Rupununi Bird Festival to return in 2023
A Capuchinbird at a lake near the Karanambu Lodge, North Rupununi (Photo courtesy of Kester Clarke)
A Capuchinbird at a lake near the Karanambu Lodge, North Rupununi (Photo courtesy of Kester Clarke)

AFTER a two-year hiatus due to the COVID-19 pandemic and unprecedented weather conditions, the Rupununi Bird Festival is scheduled to make a grand return in 2023.

This is according to Melanie McTurk, Visit Rupununi’s President and proprietor of the Karanambu Lodge where the event was held annually.

“We usually host a bird festival that is open to kids from across the region where we encourage them, we teach them about bird conservation and habitat protection…well, sadly this year, the water level didn’t cooperate,” McTurk recently told the Guyana Chronicle.

Melanie McTurk, Visit Rupunnuni’s President and proprietor of the Karanambu Lodge (Delano Williams photo)

The event was held in celebration of World Migratory Bird Day and was a highly anticipated activity for both locals and tourists.

The day is commemorated during May or October. However, due to Guyana’s current weather conditions, the event will have to be held during a different period.

“Because of the shift in the weather, we’ve been challenged the last two years in hosting the bird festival. So, my staff and I have been discussing maybe putting it at a different time of year when the weather would be more cooperative, because this is the second time we’ve had challenges because of the weather,” she said.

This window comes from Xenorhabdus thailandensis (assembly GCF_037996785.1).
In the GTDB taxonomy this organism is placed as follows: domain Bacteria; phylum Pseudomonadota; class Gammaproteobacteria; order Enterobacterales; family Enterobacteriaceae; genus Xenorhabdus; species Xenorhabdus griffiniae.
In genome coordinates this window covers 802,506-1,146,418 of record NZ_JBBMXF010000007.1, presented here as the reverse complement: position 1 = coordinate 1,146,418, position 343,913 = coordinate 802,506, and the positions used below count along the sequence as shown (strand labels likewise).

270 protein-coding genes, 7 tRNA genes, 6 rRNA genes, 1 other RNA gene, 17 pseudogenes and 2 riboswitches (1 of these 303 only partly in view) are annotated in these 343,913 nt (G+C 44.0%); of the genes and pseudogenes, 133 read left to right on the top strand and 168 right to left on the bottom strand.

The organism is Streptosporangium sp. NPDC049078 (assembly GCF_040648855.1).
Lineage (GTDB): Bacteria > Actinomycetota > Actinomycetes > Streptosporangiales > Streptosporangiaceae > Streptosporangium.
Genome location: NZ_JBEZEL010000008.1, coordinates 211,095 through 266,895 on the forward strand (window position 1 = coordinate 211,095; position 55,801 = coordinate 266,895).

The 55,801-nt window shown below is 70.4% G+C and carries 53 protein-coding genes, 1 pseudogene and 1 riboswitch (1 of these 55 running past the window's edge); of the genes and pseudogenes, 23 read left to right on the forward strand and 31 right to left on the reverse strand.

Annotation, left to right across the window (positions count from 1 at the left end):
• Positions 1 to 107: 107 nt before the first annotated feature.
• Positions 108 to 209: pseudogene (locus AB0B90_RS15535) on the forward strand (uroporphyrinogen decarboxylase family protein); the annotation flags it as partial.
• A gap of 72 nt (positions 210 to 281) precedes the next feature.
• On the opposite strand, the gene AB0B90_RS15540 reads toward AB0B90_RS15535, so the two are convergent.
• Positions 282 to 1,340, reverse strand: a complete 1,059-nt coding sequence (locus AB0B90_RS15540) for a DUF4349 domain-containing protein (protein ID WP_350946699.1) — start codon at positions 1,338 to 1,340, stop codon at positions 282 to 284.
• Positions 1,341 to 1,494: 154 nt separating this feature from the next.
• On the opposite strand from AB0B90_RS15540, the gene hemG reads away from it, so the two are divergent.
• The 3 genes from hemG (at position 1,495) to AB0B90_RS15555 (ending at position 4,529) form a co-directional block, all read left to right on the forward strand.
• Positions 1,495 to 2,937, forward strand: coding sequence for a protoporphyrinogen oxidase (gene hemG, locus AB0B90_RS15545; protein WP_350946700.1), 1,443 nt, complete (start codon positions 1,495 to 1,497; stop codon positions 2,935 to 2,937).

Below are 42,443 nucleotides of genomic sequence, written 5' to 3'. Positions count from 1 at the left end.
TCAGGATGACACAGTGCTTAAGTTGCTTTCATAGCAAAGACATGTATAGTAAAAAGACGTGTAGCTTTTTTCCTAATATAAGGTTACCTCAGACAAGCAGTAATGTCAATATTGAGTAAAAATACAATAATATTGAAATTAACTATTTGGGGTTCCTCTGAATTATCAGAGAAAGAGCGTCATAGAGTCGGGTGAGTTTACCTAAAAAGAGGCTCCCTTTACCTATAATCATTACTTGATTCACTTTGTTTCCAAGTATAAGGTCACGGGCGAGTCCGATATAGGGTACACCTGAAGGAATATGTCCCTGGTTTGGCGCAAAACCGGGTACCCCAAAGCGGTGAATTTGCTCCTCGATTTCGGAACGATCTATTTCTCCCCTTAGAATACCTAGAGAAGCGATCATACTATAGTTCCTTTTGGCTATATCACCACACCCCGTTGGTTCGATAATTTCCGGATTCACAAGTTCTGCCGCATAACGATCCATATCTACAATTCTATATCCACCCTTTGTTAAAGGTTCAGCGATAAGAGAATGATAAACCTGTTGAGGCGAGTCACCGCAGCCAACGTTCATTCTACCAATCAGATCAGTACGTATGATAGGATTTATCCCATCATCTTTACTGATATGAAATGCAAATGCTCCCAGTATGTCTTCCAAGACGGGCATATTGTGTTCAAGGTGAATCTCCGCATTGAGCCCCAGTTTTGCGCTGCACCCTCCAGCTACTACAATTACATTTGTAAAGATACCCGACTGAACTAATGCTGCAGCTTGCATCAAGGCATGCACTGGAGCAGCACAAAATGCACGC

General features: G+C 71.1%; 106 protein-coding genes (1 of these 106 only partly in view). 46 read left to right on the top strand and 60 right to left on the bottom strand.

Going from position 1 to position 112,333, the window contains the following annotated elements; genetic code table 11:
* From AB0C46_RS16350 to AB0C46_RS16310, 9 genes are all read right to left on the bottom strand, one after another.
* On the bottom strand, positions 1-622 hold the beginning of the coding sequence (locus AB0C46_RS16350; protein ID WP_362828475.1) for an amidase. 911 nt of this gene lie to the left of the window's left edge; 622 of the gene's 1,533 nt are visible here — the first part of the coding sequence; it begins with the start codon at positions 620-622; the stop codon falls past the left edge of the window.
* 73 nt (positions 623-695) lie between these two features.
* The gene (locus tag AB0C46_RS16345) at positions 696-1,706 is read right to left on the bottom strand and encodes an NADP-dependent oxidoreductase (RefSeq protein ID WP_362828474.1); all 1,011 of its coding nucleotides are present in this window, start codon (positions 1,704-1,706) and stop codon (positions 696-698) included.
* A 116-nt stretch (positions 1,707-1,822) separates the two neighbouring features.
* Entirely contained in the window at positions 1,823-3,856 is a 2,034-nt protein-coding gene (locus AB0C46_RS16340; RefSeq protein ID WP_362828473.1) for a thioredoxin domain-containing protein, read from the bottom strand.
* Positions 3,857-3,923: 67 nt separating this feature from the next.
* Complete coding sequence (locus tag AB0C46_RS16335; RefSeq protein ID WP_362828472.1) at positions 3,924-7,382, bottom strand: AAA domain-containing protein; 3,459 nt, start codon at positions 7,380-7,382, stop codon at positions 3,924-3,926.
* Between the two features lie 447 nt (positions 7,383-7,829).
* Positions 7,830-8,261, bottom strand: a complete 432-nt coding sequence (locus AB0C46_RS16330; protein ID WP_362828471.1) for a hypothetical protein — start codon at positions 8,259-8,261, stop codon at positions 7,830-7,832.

The Rupununi River (Delano Williams photo)

“Originally when we started it, we wanted to host it on World Migratory Bird Day. But again, it became very difficult with the weather conditions changing all the time to stick to a particular day,” McTurk added.

Karanambu is situated where the north savannah grassland, swamp and flood forest meet on the Rupununi River.

From Karanambu, vast horse flats stretch north and west towards the Pakaraima Mountains and into Brazil.

During the dry seasons, according to McTurk, numerous birds can be seen along the river.

Currently over 800 species of birds have been identified in the Rupununi region.
As it relates to other wildlife, some of Amazonia’s most endangered species, such as the giant river otter, black caiman and the majestic bushy giant anteater, can also be spotted.

To this end, McTurk reminded that there is no need to be afraid of wildlife.

“A lot of people forget that wild animals are more afraid of humans than humans are of wild animals. And, if given the choice, most wild animals will avoid us,” she added.

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